We may think the summer is long and that our kids are raring to get back to school to chat and play with their friends. But for some kids, returning to school can be an anxious and upsetting time of the year.
We’ve packed the lunchbox, labelled the jumpers, and taken out the big coat in case the weather suddenly turns, but have we checked in with our kids about how they feel about the return to school? Can we pick up on the cues of an anxious child? And how can we help a child who is afraid to go to school?
If your child is showing anxiety, stress, or upset at the thoughts of returning to school or panics as you walk out the door to head to school, they may get upset, show anxious tendencies such as nail biting, being angry and rebel, exhibit changes in appetite, avoid conversations about school and friends, feel sick or have headaches. Young kids are often unable to vocalise how they feel, which means we must be conscious of changes in behaviour that may indicate anxiety, worry, or fear.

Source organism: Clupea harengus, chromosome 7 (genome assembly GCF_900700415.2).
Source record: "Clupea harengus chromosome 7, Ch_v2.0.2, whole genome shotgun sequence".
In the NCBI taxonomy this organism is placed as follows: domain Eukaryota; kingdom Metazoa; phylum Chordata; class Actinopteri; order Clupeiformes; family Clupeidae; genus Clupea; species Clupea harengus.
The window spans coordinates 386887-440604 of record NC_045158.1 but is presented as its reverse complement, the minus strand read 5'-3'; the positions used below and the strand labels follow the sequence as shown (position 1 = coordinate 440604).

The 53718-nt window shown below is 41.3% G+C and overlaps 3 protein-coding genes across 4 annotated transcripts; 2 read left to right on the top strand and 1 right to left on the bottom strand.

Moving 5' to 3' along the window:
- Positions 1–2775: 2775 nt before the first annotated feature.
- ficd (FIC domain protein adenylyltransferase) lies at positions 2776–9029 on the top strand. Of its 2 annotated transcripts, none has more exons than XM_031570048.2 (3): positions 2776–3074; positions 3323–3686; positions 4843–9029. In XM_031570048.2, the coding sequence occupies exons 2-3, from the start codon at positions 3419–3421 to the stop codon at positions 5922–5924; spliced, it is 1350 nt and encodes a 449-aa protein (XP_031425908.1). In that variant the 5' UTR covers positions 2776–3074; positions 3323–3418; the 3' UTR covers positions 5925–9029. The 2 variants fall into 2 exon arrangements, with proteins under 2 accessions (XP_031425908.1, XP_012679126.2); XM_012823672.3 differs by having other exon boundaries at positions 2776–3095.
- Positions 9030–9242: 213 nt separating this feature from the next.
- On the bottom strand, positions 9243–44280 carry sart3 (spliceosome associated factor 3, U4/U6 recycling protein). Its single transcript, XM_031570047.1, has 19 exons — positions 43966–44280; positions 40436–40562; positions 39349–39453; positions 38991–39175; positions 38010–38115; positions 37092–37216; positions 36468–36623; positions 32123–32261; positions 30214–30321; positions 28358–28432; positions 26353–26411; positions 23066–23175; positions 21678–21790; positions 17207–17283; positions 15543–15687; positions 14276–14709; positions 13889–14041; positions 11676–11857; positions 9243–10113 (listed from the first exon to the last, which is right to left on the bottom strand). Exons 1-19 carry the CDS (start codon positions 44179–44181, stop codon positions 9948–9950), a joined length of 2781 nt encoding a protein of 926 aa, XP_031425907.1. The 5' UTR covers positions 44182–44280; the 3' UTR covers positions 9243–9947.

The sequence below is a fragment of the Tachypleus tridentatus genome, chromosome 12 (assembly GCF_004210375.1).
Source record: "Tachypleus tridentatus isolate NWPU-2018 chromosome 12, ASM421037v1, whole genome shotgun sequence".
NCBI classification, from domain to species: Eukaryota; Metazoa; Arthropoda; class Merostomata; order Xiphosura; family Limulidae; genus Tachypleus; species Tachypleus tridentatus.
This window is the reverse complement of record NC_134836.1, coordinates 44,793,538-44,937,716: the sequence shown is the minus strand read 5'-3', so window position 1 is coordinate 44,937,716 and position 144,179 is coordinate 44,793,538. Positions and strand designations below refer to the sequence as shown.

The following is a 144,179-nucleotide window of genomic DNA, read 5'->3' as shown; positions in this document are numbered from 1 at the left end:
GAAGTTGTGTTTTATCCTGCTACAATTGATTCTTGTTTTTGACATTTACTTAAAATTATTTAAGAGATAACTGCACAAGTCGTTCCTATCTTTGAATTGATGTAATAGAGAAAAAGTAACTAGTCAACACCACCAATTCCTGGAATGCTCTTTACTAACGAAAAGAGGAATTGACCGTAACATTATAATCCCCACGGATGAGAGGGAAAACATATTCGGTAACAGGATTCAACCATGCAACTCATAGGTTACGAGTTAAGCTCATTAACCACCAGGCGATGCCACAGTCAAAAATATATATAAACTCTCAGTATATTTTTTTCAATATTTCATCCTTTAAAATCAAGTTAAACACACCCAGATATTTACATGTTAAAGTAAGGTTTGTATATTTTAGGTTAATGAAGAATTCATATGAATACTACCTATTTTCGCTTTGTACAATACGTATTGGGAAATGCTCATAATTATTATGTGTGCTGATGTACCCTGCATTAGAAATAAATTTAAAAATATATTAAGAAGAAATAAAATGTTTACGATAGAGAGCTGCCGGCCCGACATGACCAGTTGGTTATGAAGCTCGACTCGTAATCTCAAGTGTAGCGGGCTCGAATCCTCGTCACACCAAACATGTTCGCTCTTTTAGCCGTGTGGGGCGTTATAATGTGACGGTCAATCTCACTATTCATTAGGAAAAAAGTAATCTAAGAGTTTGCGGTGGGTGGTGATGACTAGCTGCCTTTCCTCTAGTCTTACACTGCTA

The Distraction Method
Distraction can often be key to helping your child face their fears. If the feelings surrounding school are abstract such as separation anxiety or fear of the unknown, and can’t be pinned to trauma or challenges within the school environment, distraction can help. Young children may react well to something like stories or music on the way to school. This method relaxes our thought patterns away from the negative spiral we may get stuck in and help with the transition from one environment to another.
To help build your child’s self-esteem and confidence, use daily reminders to show them that you are with them when they are in school. Simple methods such as drawing a heart on your hand and theirs, or placing notes in their lunch box, can help build self-worth, compassion and understanding.
Talk To The Teacher
If the anxiety or worry continues to be an issue and has the potential to increase, speak to your child’s teacher who will help to pinpoint where the anxiety is coming from and help manage it.
Mental Health Days
School can be overwhelming, especially for a child who finds school a challenge with anxiety. Remember that mental health days are as important as days when we keep the kids home from school for a high temperature. Schedule mental health days and encourage your child to take time to refresh.